Iceland export growth almost all down to tourism

Tourism is the driving force behind Iceland's export growth.

Tourism is the driving force behind Iceland's export growth. Photo: Iceland Monitor/Styrmir Kári

Tourism is almost entirely responsible for Iceland’s export growth over the past five years, with other sectors stagnating or contracting, a new study reveals.

A new report from the Iceland Chamber of Commerce compares how Icelandic exports have evolved with the findings and recommendations of a McKinsey & Company report on the Iceland economy from 2012.

The McKinsey report provides for export growth in the resource sector (which, as well as tourism, includes such things as agriculture, fisheries, and energy) of ISK 58 billion in the period 2011-15. Actual growth was ISK 90 billion (approx. €680 million), mostly generated by tourism.

Exports in the international sector – including such areas as food production, telecommunications and information technology – were supposed to grow by ISK 125 billion over the same period. Instead just ISK 4 billion was achieved.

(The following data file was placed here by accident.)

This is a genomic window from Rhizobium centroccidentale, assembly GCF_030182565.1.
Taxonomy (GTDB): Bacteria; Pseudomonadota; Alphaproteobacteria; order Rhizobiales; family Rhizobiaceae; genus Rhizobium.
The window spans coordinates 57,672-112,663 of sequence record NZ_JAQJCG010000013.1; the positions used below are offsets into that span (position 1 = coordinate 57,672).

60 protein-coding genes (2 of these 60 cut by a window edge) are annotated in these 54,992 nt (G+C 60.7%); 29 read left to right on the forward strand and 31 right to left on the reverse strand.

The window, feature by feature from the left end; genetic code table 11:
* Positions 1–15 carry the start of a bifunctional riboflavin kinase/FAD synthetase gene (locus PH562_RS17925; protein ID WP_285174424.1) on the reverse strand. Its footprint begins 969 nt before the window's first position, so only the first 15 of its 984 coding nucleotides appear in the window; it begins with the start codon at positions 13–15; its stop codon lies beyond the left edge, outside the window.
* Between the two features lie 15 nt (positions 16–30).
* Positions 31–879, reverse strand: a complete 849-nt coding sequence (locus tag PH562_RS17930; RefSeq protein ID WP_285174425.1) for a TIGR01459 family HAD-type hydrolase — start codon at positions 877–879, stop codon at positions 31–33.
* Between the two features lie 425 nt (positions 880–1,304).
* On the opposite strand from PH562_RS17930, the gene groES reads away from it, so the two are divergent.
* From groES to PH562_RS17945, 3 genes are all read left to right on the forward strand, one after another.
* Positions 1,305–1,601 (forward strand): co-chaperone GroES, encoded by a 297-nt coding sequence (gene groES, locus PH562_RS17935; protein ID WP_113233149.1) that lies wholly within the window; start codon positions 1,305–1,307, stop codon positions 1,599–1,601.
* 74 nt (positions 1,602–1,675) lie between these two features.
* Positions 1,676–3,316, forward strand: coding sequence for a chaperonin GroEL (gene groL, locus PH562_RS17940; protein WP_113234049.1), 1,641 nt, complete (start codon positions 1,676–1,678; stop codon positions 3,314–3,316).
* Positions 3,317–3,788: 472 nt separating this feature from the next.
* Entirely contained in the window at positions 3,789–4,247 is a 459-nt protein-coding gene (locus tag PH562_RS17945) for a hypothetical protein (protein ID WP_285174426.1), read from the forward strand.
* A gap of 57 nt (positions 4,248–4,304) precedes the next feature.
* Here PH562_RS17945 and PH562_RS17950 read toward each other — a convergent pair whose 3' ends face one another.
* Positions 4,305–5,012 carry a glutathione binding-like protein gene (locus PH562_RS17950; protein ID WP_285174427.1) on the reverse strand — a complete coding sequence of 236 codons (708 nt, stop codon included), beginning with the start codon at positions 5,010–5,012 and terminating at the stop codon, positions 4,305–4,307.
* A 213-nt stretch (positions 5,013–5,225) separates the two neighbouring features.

Export revenue from fisheries has fallen.

Export revenue from fisheries has fallen. Photo: Iceland Monitor/Þorgeir Baldursson

The McKinsey report indicated that exports would need to grow by 4% a year over the period 2011-30 in order to achieve a corresponding rate of growth in the economy. This target has so far not been met, with almost all export growth coming from tourism alone.

The Iceland Chamber of Commerce report suggest that further export growth in the tourism sector could lead to a more uniform range of Iceland export types, with tourism dominating. Tourism accounted for 21% of all Icelandic exports in 2011 – this had risen to 31% just four years later.

Furthermore, investment in Iceland has been at historic lows and under the levels seen in neighbouring countries. Tourism accounts for almost all investment, while other sectors have fallen behind.


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